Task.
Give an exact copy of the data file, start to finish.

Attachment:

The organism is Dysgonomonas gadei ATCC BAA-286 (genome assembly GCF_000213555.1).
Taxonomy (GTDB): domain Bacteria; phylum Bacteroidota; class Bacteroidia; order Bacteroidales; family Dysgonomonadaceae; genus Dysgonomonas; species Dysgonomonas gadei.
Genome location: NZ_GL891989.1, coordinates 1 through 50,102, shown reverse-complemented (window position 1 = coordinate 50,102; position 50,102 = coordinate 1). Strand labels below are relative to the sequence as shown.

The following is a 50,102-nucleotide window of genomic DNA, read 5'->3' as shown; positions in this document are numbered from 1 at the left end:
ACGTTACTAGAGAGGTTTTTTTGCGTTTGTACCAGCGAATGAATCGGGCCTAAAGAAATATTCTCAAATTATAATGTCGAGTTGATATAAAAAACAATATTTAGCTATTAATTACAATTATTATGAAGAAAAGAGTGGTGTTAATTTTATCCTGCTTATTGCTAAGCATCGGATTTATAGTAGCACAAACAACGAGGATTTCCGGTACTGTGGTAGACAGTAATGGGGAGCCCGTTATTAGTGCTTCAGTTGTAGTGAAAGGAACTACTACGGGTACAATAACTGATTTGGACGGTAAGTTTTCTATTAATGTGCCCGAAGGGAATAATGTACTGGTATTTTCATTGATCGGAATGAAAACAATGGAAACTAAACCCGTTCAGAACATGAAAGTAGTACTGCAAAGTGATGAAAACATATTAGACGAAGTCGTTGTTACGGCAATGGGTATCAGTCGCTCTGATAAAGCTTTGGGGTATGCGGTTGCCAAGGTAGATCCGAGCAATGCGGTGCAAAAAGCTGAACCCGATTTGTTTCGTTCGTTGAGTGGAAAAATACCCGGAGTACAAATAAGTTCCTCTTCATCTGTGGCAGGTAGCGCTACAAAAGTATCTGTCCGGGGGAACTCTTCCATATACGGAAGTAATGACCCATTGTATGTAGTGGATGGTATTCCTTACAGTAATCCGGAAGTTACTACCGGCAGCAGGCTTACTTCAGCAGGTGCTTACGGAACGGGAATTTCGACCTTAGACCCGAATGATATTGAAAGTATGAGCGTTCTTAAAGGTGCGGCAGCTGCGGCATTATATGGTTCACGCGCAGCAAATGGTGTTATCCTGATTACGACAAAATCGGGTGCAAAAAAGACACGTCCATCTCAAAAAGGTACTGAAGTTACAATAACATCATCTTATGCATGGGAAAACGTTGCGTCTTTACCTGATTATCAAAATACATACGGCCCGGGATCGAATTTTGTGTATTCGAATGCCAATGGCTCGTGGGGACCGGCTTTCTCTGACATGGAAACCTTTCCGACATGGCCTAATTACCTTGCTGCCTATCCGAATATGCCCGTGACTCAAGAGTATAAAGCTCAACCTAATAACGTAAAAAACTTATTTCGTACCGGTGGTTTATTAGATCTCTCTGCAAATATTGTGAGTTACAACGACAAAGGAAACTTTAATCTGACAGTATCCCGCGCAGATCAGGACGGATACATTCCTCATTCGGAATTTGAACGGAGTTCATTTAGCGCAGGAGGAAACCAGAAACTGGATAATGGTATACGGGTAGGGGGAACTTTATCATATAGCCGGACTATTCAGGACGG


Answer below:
The organism is Dysgonomonas gadei ATCC BAA-286 (genome assembly GCF_000213555.1).
Taxonomy (GTDB): domain Bacteria; phylum Bacteroidota; class Bacteroidia; order Bacteroidales; family Dysgonomonadaceae; genus Dysgonomonas; species Dysgonomonas gadei.
Genome location: NZ_GL891989.1, coordinates 1 through 50,102, shown reverse-complemented (window position 1 = coordinate 50,102; position 50,102 = coordinate 1). Strand labels below are relative to the sequence as shown.

The following is a 50,102-nucleotide window of genomic DNA, read 5'->3' as shown; positions in this document are numbered from 1 at the left end:
ACGTTACTAGAGAGGTTTTTTTGCGTTTGTACCAGCGAATGAATCGGGCCTAAAGAAATATTCTCAAATTATAATGTCGAGTTGATATAAAAAACAATATTTAGCTATTAATTACAATTATTATGAAGAAAAGAGTGGTGTTAATTTTATCCTGCTTATTGCTAAGCATCGGATTTATAGTAGCACAAACAACGAGGATTTCCGGTACTGTGGTAGACAGTAATGGGGAGCCCGTTATTAGTGCTTCAGTTGTAGTGAAAGGAACTACTACGGGTACAATAACTGATTTGGACGGTAAGTTTTCTATTAATGTGCCCGAAGGGAATAATGTACTGGTATTTTCATTGATCGGAATGAAAACAATGGAAACTAAACCCGTTCAGAACATGAAAGTAGTACTGCAAAGTGATGAAAACATATTAGACGAAGTCGTTGTTACGGCAATGGGTATCAGTCGCTCTGATAAAGCTTTGGGGTATGCGGTTGCCAAGGTAGATCCGAGCAATGCGGTGCAAAAAGCTGAACCCGATTTGTTTCGTTCGTTGAGTGGAAAAATACCCGGAGTACAAATAAGTTCCTCTTCATCTGTGGCAGGTAGCGCTACAAAAGTATCTGTCCGGGGGAACTCTTCCATATACGGAAGTAATGACCCATTGTATGTAGTGGATGGTATTCCTTACAGTAATCCGGAAGTTACTACCGGCAGCAGGCTTACTTCAGCAGGTGCTTACGGAACGGGAATTTCGACCTTAGACCCGAATGATATTGAAAGTATGAGCGTTCTTAAAGGTGCGGCAGCTGCGGCATTATATGGTTCACGCGCAGCAAATGGTGTTATCCTGATTACGACAAAATCGGGTGCAAAAAAGACACGTCCATCTCAAAAAGGTACTGAAGTTACAATAACATCATCTTATGCATGGGAAAACGTTGCGTCTTTACCTGATTATCAAAATACATACGGCCCGGGATCGAATTTTGTGTATTCGAATGCCAATGGCTCGTGGGGACCGGCTTTCTCTGACATGGAAACCTTTCCGACATGGCCTAATTACCTTGCTGCCTATCCGAATATGCCCGTGACTCAAGAGTATAAAGCTCAACCTAATAACGTAAAAAACTTATTTCGTACCGGTGGTTTATTAGATCTCTCTGCAAATATTGTGAGTTACAACGACAAAGGAAACTTTAATCTGACAGTATCCCGCGCAGATCAGGACGGATACATTCCTCATTCGGAATTTGAACGGAGTTCATTTAGCGCAGGAGGAAACCAGAAACTGGATAATGGTATACGGGTAGGGGGAACTTTATCATATAGCCGGACTATTCAGGACGG